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Why do you believe what you believe?

Last updated on March 9, 2019

By Yvonne Nachtigal

Faith is an uncomfortable subject for many people. Why is that? We would think that all the talk about diversity would have made talking about faith easier, but even in an atmosphere of tolerance, talking about a person’s religion or belief system tends to cause defensiveness. I think that is because it opens them to the possibility that positions held throughout their lifetime may be weak, which would shake the very foundation of who they are. Be it faith in God, Jesus, Allah, Krishna, or the belief that empirical science has all the answers, people do not want their worldview messed with. Still, the inevitability of our eventual demise is a compelling reason to give the object of our faith some serious thought.

Do you know why you believe what you believe, or do you just accept your pastor, or teacher’s opinion, or maybe the Zeitgeist film? Most of us base our beliefs on an argument that seems rational to us, but without fully following it through to the degree that we would be comfortable debating it. It could be argued “that’s why they call it faith,” and that is a valid point. But with the stakes as high as they are, doesn’t it make sense to give the object of our faith some serious thought and research? I think we might be pleasantly surprised to find that if we were able to discuss our beliefs with calm, educated confidence, people would be more open to have conversations about them.

Another reason people avoid talking about their faith is stigmas. Often, when the subject of our belief comes up, we find ourselves in the uncomfortable position of first needing to dispel these before going further. Stigmas develop when people see the erroneous or extreme actions of people of certain faiths. When people follow a religion or belief by simply parroting, without critically looking into it for themselves, they come up with extremes that misrepresent the heart of that faith. The assumption that Christians believe God will torture people in Hell, is based on what is known as the “turn or burn” approach to sharing the Christian faith, which many people find annoying. It presents God as the ultimate overly strict parent. I think the people using this approach mean well, but they miss the point of who God is, and they get Hell wrong. God is not a torturer. I view it this way: if God is goodness and order and love, then any place totally devoid of Him would be evil and chaos and hate. That is torment. I trust God because of who He is, and I would not want to imagine being separated from His goodness.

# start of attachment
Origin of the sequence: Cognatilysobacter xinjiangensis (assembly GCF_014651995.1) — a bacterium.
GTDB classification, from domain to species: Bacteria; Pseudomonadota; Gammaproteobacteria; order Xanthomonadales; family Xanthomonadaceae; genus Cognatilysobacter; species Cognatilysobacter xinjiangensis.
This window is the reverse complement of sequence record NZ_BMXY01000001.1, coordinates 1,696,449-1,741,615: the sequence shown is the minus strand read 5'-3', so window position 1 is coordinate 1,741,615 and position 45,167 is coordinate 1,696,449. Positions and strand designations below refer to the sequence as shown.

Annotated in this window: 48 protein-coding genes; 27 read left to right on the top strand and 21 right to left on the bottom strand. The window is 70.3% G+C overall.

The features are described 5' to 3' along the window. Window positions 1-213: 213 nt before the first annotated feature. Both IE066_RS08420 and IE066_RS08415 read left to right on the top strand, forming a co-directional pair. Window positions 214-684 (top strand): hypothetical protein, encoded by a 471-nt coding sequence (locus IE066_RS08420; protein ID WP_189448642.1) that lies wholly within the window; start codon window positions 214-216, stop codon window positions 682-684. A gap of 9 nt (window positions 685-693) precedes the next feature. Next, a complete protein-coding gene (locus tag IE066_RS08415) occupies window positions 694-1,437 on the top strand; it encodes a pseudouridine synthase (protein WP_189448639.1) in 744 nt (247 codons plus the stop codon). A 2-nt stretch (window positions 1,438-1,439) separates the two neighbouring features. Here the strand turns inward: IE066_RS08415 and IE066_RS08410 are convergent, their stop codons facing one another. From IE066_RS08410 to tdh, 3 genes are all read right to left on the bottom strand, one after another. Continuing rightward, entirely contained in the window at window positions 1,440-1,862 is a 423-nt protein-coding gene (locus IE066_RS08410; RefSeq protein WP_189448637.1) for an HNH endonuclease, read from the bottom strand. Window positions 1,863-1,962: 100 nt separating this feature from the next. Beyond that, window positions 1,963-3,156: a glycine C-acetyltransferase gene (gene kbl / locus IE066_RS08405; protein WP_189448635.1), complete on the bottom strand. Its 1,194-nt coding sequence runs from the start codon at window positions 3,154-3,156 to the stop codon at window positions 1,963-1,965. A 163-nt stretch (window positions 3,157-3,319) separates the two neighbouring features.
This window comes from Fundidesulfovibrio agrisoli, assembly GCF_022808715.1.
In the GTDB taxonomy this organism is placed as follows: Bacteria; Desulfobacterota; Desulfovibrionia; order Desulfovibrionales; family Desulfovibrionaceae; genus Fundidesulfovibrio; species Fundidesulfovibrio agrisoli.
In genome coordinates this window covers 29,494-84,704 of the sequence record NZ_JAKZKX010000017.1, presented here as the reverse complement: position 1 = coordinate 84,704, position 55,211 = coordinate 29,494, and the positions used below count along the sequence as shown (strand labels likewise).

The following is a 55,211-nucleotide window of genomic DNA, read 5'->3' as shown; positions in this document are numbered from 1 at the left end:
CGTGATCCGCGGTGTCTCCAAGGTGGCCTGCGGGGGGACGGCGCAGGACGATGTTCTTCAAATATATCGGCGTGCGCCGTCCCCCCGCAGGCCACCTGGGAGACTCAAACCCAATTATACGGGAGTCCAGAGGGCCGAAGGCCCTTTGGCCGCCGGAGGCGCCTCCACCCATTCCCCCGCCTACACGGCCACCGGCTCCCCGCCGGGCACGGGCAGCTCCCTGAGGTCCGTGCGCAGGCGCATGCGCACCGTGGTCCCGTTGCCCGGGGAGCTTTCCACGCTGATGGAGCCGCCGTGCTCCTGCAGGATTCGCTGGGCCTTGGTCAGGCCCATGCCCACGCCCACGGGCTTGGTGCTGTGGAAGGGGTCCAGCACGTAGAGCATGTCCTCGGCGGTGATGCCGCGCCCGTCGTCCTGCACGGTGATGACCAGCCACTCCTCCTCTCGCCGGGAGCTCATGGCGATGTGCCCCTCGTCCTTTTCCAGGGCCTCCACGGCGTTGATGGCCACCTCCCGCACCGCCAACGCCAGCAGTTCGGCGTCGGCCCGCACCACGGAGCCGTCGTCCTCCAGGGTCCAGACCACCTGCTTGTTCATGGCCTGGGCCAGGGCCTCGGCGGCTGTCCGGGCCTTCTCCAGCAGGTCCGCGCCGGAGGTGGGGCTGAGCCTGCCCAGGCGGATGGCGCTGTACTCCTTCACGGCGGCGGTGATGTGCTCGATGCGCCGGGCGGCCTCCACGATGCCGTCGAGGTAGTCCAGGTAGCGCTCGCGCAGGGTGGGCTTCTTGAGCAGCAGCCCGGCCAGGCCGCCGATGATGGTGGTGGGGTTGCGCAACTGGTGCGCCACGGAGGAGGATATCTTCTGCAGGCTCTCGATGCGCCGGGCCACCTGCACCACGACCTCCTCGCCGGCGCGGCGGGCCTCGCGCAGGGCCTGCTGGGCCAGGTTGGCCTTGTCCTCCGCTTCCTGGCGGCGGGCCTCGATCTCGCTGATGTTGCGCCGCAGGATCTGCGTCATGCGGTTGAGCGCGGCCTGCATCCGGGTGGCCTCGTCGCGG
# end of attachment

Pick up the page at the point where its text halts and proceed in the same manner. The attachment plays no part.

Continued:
Throughout history, societies have believed in a greater, spiritual reality. From worshipping idols in temples to deifying men on thrones, man has an ingrained belief that something beyond this empirical, temporal reality exists. Is there an afterlife? Is there a reality beyond the empirical? Is science on the edge of discovering it with quantum physics, as some claim? Or is that merely a return to the spiritual practice of alchemy? Karl Marx said (roughly), that “Religion is the opium of the people.” Was he right? Or is there more to man’s search for meaning than a desperate fear that death is the end of consciousness?

We’re busy. I get it. But in my opinion, there is nothing that outweighs the importance of how we answer these questions. I encourage the reader to critically look into the history of their faith as well as the faith of others. Talk to others about your faith. Dig deep. Look beyond what advocates of your faith purport. If truth is out there, and I believe that it is, then it will not shirk investigation.

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